The opposition Democratic Renewal Party won 11 of the 83 seats. It maintains cordial relations with Soglos Renaissance Party, which won 27 seats. The two parties and several others in the opposition have a combined total of 42 parliamentary seats against 41 by pro-Kérékou candidates. There are 19 political parties represented in the National Assembly.
Harsh libel laws have been used against journalists, but constitutional guarantees of freedom of expression are largely respected in practice. Most broadcast media are state owned, but they allow opposition and other reports critical of the government. Independent radio and television stations began operating in 1997 under a liberalized broadcasting law. An independent and pluralistic press publishes articles highly critical of both government and opposition leaders and policies. Press repression that occurred in 1999 eased in 2000.
The judiciary is generally considered to be independent but is inefficient and susceptible to corruption at some levels. The judicial system is based on French civil law and local customary law. An African judicial training center for lawyers was set up in Benin in August 2000. Its aim, as a nongovernmental organization (NGO), is to protect free expression and other rights.
Freedom of assembly is respected in Benin, and requirements for permits and registration are often ignored. Religious freedom is respected. Numerous NGOs and human rights groups operate without governmental hindrance. The Benin League for the Defense of Human Rights was a key investigator into claims that hundreds of people were extrajudicially executed in neighboring Togo after the disputed 1998 presidential election there. Human rights are largely respected in Benin, although concern has been raised over the operation of anticrime vigilante groups in the southwest. Mob justice appeared to have decreased somewhat in 2000. Prison conditions are harsh.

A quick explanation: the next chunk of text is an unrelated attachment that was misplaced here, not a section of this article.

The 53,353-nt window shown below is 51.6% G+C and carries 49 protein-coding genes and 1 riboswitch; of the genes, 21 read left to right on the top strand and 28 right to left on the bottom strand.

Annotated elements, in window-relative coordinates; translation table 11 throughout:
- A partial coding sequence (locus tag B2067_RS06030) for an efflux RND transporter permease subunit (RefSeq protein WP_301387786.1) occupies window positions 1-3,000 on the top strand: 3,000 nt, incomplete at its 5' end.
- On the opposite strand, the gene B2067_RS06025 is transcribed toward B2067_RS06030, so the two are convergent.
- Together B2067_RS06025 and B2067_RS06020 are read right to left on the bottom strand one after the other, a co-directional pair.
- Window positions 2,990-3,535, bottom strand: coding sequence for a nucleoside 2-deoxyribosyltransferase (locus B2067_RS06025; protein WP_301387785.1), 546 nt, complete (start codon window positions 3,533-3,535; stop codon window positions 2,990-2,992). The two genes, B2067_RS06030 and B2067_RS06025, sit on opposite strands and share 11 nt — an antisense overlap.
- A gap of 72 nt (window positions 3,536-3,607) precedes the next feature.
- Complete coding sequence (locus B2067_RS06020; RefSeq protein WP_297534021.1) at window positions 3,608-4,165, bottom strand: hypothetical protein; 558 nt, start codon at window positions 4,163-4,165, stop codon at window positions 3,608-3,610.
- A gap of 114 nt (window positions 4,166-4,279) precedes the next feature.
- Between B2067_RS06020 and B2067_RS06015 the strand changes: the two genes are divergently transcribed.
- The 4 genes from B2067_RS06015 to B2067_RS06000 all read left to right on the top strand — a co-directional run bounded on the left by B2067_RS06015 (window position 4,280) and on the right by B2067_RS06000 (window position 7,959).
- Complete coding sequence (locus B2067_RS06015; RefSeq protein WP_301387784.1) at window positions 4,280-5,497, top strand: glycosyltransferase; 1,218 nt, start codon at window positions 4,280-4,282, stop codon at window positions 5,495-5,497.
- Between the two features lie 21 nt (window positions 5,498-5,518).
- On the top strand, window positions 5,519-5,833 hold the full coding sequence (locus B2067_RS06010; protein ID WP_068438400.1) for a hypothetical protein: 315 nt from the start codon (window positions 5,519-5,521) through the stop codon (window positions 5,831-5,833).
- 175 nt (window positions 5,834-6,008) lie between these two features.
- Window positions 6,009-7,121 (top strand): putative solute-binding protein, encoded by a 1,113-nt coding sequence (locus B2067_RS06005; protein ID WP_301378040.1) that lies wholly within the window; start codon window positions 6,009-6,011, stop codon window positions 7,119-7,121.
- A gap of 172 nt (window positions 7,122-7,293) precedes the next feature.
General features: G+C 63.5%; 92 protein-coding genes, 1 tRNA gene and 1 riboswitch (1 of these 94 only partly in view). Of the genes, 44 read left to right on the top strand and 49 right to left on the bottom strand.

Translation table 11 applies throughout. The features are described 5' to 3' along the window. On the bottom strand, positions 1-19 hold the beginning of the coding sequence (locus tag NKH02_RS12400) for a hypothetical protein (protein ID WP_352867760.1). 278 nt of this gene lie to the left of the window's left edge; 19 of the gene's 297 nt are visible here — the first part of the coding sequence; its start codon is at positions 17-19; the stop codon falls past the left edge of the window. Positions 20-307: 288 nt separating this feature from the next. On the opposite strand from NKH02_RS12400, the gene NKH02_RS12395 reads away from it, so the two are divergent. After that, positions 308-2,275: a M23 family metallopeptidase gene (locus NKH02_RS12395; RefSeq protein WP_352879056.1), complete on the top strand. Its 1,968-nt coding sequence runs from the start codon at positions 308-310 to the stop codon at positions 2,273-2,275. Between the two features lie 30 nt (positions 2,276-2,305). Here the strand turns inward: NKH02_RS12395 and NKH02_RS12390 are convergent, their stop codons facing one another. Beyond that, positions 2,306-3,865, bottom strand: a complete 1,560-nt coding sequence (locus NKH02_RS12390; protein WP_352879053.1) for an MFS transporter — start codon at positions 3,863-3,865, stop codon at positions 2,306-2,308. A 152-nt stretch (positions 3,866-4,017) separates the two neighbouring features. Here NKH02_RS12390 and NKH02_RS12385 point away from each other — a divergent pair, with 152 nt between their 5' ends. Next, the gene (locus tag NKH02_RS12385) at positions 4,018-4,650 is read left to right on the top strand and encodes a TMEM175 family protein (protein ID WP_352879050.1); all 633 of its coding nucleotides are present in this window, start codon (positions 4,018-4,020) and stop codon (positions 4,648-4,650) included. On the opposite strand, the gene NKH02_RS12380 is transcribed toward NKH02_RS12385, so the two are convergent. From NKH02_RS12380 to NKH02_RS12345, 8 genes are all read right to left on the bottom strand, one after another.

The right to organize and join unions is constitutionally guaranteed and respected in practice. Strikes are legal, and collective bargaining is common. A new labor code went into effect in 1999 after long discussions between unions, the government, and the national assembly. Several labor federations are affiliated with political parties and international labor groups. Approximately 75 percent of wage earners belong to labor unions. Laws prohibit employer retaliation against strikers, and the government enforces them effectively.
Although the constitution provides for equality for women, they enjoy fewer educational and employment opportunities than men, particularly in rural areas. Women hold positions in the cabinet and national assembly. In family matters, in which traditional practices prevail, their legal rights are often ignored. They have equal inheritance and property rights, but local custom in some areas prevents them from inheriting real property. Active womens rights groups have been effective in drafting a family code that would improve the status of women and children under the law.
Smuggling children into neighboring Nigeria for domestic service and meager compensation is reportedly widespread. In July 2000, the Child Labor News Service reported that 49,000 rural Beninese children (eight percent of the rural child population) were working abroad. Most were working on plantations in Côte dIvoire or as domestic servants in Gabon.
©2000Freedom House, Inc.
Freedom in the World 2000 - 2001 (Periodical Report, English)